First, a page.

Fear of Social Media

Newspaper vendor advert. London, April 8th.

Souciant is no stranger to dissent. Since it was first launched, the site has been subject to repeat hacking attempts by neo-Nazis, and furious posts from the entire spectrum of political opinion. But none of that could have prepared me for Reddit’s scrubbing of links to my meditation on the so-called celebration of Baroness Margaret Thatcher’s passing. 

Though the article has since reappeared on the site (on the Cultural Studies subreddit, natch) its initial disappearance, from two popular subreddits, was disconcerting. Not just because it had received a healthy number of upvotes on one of them (as well as a spirited number of downvotes.) But, more importantly, because of the charged political environment  in the United Kingdom at present, a country I also call home. Certainly it was angry, but then most of my pieces are. And perhaps it could have been considered a bit extreme. After all, I suggested that Thatcher-passing street parties could be sites of political organising, returning us to the occupy everywhere movement.

However, did such proposals really merit erasure on subreddits that typically support such discourse? It could very well have been an accident, and it could also be response to a particularly angered conservative, who complained about the piece. But still, Reddit houses the gleefully amoral 4Chan. Given the site’s laissez-faire attitude towards content, this zealous moderation struck a nerve.  It didn’t help matters that my first Facebook post about the article, which received dozens of likes, shares, and intelligent commentary from friends, activists, and colleagues alike, also vanished (although I’ll attribute that to flakey technology rather than anything more sinister.)

The iPad edition. Oxford, April 12th.
The iPad edition. Oxford, April 12th.

Still, sinister is a word I was inspired to contemplate in light of the vanished links—especially as mine has not been the only one (I seriously doubt that as a pundit, I am so important in the scheme of things, though.)  It is certainly fitting in light of my stated concern that the eulogising of Thatcher was dangerously amnesiac. Again, how could someone who thought African National Congress leader Nelson Mandela a terrorist, and who welcomed Chilean dictator Augusto Pinochet with open arms be considered a “champion of freedom”? Unless, of course, we mean market freedom; carry on, then.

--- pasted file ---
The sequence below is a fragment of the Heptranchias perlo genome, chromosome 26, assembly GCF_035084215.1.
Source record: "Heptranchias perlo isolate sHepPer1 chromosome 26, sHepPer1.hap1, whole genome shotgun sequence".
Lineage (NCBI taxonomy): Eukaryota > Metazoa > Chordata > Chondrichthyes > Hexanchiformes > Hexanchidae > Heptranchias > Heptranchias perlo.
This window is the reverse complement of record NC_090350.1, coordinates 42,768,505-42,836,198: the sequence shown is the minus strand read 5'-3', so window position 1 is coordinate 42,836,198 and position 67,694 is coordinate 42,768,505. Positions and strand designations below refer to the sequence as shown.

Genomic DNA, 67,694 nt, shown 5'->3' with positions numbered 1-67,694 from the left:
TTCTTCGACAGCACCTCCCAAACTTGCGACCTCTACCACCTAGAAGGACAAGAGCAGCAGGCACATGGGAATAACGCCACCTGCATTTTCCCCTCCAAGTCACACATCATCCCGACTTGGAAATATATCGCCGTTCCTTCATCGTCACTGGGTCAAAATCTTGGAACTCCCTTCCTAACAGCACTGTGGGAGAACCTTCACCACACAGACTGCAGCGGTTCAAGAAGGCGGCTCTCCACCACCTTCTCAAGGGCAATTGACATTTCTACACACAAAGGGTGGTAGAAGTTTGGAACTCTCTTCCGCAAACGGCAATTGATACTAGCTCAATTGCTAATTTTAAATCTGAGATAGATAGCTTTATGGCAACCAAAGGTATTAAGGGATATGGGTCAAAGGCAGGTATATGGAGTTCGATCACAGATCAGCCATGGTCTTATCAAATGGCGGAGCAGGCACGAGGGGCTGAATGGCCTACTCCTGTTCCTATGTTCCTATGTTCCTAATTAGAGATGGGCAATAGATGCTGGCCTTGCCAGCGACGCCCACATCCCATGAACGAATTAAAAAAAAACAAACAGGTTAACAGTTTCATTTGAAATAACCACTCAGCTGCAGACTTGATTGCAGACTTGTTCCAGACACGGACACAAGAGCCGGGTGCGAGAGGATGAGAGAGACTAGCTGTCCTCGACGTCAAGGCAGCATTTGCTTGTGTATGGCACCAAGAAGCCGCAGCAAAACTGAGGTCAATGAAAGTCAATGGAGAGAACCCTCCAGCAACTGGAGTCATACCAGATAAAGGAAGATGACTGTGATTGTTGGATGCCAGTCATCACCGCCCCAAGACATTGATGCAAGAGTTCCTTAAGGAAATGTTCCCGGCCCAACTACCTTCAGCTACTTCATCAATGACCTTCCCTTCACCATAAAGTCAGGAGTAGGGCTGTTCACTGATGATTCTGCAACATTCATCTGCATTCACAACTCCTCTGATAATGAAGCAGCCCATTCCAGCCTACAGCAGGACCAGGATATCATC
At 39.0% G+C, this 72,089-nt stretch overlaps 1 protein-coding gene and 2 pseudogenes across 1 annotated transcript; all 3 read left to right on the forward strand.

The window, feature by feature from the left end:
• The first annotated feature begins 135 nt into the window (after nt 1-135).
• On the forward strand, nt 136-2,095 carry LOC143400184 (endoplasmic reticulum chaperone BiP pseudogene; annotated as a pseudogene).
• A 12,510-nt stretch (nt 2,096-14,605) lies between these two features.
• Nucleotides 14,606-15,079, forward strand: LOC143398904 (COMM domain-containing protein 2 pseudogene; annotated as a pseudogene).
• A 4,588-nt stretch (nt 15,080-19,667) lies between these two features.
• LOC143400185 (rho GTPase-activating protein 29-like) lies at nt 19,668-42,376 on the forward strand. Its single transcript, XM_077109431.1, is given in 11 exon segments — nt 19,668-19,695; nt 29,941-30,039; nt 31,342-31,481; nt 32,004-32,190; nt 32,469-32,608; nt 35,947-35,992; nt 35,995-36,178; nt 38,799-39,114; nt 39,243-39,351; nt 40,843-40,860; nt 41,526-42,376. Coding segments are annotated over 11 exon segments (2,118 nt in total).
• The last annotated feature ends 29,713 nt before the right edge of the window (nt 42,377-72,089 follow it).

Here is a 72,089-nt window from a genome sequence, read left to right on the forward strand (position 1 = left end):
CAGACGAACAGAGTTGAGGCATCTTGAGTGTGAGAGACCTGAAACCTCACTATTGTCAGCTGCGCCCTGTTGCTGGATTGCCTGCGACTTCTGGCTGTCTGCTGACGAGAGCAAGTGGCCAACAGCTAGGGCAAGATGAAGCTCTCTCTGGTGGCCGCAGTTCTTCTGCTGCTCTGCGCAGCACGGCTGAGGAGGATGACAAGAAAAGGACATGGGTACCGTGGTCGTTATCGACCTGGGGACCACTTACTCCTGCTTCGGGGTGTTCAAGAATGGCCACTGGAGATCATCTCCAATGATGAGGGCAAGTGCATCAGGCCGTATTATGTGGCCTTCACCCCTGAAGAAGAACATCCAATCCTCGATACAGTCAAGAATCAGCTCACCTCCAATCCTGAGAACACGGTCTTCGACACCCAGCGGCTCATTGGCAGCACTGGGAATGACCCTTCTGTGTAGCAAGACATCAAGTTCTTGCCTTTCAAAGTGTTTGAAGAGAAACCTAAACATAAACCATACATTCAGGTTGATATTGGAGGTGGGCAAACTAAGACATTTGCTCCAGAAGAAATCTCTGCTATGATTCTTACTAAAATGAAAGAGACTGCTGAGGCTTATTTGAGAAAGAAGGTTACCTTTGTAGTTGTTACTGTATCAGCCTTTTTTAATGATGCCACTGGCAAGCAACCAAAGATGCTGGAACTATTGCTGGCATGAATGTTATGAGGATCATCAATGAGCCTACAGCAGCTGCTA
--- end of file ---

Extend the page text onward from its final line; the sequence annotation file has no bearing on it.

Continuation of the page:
The disappeared links felt all the more chilling in light of recent news. Britain’s press (including the Tory Daily Telegraph) has been reporting that police are monitoring social media for dissent and possible disruption to Thatcher’s funeral. There are even noises that the authorities may “adopt the controversial tact of making pre-emptive arrests.” This news, among other items, has fostered fear among activists seeking to discuss and organise protests, without a doubt, using social media. It has already been observed that the use of public funds for this funeral is both ironic and offensive, and that a private funeral is more fitting. But it is all the more troubling that the public who are forced to support this event may not even protest.

My article argued that discourse (sharing links, article posts, and songs, online) is crucial to organising and dissent. And it advanced the idea that the street parties could be useful extensions of the reconnections with a politicised past, present, and community. So it is really unsettling when access to sharing ideas and information is impeded, particularly given the present situation. Of course, I shouldn’t be that surprised. If there is no society, but only social media, it’s worth remembering how much of this space is already privatised.  Should I really be surprised that not all spaces function as public sphere?


Photographs courtesy of  duncan and  GlobalXPublished under a Creative Commons license.

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